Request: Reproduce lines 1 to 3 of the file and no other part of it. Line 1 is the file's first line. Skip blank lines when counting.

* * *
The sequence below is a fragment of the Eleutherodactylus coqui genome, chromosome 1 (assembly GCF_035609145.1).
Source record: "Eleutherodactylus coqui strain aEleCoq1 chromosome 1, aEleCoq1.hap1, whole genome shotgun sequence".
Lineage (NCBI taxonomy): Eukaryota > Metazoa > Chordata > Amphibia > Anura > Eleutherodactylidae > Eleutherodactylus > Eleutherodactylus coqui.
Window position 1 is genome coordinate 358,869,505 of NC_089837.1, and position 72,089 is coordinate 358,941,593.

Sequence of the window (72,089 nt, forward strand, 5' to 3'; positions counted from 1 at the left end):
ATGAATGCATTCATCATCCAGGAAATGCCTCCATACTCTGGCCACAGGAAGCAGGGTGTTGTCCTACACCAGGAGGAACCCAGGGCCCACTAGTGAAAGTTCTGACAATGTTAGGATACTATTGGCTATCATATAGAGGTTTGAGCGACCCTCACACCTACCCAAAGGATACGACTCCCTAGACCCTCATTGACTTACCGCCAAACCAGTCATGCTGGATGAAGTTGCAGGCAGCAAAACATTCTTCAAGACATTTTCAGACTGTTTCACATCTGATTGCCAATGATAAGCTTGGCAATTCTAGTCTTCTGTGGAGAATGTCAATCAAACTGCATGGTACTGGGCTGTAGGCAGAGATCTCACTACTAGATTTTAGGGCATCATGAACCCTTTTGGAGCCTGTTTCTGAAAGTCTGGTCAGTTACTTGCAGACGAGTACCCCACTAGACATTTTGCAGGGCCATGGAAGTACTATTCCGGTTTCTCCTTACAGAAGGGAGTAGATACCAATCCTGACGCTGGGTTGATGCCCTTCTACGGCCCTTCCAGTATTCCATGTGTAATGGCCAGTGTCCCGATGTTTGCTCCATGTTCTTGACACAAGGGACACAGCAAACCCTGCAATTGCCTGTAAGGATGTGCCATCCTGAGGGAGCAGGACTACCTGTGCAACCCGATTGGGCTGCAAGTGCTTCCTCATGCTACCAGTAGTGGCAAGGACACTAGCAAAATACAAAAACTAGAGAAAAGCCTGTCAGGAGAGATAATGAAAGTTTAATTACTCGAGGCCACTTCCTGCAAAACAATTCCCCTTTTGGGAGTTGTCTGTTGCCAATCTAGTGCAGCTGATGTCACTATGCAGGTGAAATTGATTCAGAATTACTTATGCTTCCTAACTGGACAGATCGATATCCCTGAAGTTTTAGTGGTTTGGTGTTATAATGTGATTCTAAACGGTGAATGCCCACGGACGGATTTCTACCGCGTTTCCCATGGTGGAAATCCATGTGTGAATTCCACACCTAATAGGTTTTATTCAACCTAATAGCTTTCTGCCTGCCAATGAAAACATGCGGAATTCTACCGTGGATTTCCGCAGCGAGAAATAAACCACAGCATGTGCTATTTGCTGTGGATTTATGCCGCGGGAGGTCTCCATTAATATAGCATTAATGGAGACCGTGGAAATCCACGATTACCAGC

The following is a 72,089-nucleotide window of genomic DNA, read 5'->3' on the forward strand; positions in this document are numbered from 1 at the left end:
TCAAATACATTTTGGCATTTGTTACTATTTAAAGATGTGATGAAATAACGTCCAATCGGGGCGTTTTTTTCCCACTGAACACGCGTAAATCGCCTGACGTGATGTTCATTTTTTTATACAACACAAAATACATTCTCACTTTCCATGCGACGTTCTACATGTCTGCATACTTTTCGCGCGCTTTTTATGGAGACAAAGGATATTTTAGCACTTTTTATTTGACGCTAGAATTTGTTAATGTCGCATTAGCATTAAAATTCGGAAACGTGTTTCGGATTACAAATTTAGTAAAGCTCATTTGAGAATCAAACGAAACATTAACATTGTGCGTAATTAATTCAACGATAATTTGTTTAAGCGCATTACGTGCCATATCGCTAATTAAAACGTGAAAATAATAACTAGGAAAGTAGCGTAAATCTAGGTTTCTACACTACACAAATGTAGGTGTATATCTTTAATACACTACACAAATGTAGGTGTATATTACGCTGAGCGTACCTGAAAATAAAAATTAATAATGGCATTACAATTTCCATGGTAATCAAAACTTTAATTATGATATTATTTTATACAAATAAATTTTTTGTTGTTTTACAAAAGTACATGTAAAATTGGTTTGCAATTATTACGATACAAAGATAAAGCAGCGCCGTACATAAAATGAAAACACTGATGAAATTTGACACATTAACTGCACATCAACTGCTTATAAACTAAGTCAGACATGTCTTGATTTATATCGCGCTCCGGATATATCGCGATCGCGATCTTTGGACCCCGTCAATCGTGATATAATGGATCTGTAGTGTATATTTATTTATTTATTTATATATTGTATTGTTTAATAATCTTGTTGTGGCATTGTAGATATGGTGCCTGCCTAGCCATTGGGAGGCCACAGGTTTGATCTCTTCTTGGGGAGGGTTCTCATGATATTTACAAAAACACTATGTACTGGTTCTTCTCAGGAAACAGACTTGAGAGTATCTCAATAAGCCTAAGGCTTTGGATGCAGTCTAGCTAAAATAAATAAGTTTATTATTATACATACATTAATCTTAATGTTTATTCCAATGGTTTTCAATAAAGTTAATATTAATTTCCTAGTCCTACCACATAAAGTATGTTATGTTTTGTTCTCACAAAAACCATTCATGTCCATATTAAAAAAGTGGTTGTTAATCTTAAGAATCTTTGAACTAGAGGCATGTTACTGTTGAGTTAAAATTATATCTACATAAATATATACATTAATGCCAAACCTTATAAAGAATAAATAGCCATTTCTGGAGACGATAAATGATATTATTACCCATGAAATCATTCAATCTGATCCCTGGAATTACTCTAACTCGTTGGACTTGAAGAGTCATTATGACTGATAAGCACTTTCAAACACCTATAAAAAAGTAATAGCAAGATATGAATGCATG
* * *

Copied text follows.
The sequence below is a fragment of the Eleutherodactylus coqui genome, chromosome 1 (assembly GCF_035609145.1).
Source record: "Eleutherodactylus coqui strain aEleCoq1 chromosome 1, aEleCoq1.hap1, whole genome shotgun sequence".
Lineage (NCBI taxonomy): Eukaryota > Metazoa > Chordata > Amphibia > Anura > Eleutherodactylidae > Eleutherodactylus > Eleutherodactylus coqui.